The concept was interesting enough but the whole wishing the Doctor back and rebooting the universe was the worst kind of deus ex machina. This is not a video game where you can just hit the reset button. Better than that Moffat. Better than that.
#4 The Impossible Girl, Series 7, Eleventh Doctor
We met the first incarnation of Clara in the spectacular Asylum of the Daleks and she was a smart, witty chick who just happened to be a Dalek. Then we met a Victorian-era Clara and she was sassy and sweet but then she died too. And then the Doctor meets a modern version and things got a bit, well, boring. Moffat may have been going for mysterious with “The Impossible Girl” but did that have to mean lack of character development?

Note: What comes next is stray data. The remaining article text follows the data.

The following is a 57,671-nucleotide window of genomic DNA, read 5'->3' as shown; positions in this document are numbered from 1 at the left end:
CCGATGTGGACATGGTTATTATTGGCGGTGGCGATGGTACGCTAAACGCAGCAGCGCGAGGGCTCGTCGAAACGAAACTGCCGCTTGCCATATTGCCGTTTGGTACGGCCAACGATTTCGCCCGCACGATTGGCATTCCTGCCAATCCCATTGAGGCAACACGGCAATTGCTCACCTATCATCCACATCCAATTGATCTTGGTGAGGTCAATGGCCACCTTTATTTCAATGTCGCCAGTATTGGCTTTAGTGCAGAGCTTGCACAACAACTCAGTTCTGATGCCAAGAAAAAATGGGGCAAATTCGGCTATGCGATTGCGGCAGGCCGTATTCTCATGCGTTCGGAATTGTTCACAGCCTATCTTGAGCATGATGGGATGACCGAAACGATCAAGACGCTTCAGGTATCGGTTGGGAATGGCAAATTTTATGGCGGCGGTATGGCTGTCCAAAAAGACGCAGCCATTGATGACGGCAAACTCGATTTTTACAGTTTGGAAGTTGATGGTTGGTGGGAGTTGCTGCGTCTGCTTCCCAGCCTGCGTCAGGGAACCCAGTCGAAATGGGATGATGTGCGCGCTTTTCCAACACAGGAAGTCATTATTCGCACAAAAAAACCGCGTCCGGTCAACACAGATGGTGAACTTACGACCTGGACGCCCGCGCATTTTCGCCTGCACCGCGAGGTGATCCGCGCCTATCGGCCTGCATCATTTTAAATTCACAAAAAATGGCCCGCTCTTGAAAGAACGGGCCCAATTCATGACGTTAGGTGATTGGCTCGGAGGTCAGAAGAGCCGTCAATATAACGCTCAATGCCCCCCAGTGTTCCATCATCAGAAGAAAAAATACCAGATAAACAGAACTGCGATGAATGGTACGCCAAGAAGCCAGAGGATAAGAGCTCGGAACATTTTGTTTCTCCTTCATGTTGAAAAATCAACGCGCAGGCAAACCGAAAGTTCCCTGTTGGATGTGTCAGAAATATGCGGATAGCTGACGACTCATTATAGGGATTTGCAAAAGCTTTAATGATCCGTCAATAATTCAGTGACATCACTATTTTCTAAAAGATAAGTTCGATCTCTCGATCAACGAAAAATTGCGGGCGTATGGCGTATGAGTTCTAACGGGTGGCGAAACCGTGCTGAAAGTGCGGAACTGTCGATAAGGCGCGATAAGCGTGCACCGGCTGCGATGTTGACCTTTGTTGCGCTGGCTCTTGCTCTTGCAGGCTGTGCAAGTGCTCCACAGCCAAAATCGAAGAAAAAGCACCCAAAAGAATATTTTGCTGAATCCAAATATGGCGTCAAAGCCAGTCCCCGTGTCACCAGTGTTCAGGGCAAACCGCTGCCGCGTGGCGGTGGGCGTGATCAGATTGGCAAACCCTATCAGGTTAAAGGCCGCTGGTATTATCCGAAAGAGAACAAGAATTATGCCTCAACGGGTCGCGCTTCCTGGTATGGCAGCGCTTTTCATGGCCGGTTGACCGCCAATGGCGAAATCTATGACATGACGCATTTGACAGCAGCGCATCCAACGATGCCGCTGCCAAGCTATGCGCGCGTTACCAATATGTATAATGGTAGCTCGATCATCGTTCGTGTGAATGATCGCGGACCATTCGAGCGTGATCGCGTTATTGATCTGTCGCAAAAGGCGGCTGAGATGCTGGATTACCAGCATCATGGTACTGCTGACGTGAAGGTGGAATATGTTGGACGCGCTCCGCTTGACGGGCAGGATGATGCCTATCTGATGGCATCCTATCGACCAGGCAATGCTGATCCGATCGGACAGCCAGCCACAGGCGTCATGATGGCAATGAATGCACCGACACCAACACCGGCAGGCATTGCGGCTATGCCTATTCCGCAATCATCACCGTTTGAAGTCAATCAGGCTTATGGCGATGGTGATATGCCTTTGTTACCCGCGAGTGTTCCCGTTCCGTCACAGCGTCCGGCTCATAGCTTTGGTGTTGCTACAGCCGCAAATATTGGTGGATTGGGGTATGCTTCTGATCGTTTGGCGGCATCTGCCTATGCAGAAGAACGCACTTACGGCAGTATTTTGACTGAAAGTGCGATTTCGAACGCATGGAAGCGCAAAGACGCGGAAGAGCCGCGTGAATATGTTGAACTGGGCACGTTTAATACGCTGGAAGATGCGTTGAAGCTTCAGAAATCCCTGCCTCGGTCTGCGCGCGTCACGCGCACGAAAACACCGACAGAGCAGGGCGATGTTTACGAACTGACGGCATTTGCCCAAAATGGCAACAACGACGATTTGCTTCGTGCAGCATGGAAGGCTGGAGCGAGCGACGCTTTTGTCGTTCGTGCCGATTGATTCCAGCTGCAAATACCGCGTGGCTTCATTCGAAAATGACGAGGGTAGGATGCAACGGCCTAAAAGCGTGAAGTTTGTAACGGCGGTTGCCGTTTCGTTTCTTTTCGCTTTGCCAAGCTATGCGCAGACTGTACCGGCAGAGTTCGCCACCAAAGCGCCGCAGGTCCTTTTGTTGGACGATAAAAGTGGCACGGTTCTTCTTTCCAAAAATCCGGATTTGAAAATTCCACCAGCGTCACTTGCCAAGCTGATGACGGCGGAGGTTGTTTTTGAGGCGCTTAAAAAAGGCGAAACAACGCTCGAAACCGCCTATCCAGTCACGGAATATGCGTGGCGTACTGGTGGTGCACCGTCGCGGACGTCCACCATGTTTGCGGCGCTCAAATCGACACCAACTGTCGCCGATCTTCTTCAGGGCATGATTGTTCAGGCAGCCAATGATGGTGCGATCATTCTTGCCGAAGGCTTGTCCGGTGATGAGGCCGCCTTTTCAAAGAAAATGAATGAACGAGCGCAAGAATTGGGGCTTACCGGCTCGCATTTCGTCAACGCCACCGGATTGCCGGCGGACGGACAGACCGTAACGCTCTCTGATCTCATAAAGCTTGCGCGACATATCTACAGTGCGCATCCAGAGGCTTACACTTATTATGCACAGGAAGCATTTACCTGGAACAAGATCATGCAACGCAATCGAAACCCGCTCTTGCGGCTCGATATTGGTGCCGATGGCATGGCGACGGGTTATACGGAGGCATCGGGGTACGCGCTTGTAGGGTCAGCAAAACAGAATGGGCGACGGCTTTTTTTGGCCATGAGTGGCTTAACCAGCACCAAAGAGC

That aside the revelation that Clara had been scattered across the Doctor’s timeline was fantastic. The finale scored points by giving a nod to the previous Doctors and bonus points for showing an incarnation of Clara interacting with the First Doctor and his granddaughter Susan. As the Ninth Doctor would say, “fantastic.”
#3 Missy and the Nethersphere, Series 8, Twelfth Doctor
Where are all these dead people going? Who is this Mary Poppins-looking lady with the crazy eyes? These were the nagging mysteries throughout Series 8. We learned that the dead people were in the Nethersphere and would be turned into mindless Cybermen and the kooky lady was a regenerated and gender-swapped Master. Say what?! It was a great twist and deserving of our bronze medal.
#2 Rose and the Missing Planets, Series 4, Tenth Doctor